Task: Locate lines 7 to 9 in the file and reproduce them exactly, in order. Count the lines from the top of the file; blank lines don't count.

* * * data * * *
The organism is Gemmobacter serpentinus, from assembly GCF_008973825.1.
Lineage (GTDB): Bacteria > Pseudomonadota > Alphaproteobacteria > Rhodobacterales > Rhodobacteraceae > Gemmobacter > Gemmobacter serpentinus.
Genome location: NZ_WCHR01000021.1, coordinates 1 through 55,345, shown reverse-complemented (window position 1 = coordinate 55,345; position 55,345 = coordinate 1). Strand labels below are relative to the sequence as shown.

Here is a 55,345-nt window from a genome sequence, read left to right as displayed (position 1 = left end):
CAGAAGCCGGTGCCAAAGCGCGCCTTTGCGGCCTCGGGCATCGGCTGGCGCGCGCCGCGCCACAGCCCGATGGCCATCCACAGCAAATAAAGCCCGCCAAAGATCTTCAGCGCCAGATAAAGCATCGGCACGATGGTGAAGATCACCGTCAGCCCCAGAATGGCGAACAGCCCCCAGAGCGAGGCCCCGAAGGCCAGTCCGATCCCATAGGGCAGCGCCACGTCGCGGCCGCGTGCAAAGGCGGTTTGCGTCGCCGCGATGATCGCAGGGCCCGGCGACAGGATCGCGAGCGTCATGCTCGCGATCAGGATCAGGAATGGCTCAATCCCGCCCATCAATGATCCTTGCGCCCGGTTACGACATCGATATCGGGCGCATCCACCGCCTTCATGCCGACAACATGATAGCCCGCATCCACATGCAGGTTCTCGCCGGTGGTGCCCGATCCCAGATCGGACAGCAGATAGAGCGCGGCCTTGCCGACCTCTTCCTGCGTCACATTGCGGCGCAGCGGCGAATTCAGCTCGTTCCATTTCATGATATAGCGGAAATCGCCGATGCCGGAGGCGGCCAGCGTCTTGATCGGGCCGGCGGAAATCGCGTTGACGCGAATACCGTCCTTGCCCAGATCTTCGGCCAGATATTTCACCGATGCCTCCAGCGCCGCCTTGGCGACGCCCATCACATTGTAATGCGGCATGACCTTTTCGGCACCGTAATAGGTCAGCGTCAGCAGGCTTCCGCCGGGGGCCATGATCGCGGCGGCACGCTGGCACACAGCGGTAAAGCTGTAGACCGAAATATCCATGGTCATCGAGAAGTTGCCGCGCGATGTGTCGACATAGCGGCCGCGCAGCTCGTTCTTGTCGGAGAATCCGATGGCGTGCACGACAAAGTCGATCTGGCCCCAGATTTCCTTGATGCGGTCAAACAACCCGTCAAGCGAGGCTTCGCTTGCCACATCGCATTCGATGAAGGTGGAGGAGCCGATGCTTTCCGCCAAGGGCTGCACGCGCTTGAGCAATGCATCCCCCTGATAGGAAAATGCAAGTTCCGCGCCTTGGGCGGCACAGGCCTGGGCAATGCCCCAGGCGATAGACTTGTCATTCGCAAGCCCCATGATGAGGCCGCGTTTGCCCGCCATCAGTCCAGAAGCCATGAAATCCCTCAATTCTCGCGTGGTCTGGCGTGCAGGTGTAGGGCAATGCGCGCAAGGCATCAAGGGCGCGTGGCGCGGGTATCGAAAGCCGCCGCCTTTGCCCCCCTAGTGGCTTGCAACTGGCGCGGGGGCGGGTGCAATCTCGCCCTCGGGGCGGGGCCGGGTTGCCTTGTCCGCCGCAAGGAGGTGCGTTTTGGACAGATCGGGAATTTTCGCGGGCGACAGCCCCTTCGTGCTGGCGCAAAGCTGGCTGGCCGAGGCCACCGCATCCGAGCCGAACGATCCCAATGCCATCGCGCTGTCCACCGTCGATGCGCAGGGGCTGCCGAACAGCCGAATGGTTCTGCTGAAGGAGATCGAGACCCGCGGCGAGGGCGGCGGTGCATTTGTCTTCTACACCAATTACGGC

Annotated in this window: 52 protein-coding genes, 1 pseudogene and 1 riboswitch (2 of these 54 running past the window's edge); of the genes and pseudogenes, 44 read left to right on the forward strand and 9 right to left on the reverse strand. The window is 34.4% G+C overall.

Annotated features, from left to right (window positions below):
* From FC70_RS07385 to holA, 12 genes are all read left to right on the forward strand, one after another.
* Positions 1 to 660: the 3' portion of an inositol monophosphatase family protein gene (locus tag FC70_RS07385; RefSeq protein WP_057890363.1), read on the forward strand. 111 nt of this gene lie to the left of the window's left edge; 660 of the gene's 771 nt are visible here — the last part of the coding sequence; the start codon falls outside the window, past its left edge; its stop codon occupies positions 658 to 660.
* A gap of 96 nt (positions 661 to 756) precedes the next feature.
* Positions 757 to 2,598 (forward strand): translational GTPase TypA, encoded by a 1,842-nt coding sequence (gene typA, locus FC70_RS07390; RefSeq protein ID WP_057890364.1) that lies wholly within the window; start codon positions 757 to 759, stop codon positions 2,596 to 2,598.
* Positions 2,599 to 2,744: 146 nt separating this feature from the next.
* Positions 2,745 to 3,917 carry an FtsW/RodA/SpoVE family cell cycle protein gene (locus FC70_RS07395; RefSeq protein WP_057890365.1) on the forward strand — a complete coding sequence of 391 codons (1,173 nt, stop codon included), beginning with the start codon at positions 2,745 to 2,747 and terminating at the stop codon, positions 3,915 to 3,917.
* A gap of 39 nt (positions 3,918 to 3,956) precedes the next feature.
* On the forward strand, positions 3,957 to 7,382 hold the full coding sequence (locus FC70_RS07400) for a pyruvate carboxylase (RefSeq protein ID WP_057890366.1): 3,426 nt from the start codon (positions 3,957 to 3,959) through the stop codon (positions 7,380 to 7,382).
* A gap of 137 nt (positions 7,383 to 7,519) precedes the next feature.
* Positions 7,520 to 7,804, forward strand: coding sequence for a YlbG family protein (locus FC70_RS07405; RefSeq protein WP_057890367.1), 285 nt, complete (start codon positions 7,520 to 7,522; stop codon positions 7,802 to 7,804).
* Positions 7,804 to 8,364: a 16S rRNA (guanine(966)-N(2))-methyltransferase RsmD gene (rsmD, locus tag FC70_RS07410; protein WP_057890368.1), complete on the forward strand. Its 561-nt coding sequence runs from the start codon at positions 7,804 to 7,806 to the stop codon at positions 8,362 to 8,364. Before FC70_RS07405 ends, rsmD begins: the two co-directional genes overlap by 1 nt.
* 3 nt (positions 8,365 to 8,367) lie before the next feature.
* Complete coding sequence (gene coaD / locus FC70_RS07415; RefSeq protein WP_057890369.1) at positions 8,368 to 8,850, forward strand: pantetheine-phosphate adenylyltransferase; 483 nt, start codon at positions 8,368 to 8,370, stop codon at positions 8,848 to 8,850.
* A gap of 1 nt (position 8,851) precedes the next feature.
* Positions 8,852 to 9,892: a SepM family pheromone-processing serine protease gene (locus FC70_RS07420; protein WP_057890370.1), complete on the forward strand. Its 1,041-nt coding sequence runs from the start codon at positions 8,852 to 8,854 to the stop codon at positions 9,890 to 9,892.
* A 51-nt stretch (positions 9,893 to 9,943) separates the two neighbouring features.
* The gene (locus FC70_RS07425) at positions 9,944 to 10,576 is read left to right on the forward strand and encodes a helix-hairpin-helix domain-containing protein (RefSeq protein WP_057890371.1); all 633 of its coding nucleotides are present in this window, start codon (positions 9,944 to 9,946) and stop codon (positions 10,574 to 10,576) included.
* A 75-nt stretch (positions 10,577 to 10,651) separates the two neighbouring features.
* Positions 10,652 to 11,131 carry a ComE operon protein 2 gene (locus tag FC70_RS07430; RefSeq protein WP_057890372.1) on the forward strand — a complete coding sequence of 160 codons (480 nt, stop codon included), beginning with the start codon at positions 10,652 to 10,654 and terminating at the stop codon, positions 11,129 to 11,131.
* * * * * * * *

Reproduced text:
Annotated features, from left to right (window positions below):
* From FC70_RS07385 to holA, 12 genes are all read left to right on the forward strand, one after another.
* Positions 1 to 660: the 3' portion of an inositol monophosphatase family protein gene (locus tag FC70_RS07385; RefSeq protein WP_057890363.1), read on the forward strand. 111 nt of this gene lie to the left of the window's left edge; 660 of the gene's 771 nt are visible here — the last part of the coding sequence; the start codon falls outside the window, past its left edge; its stop codon occupies positions 658 to 660.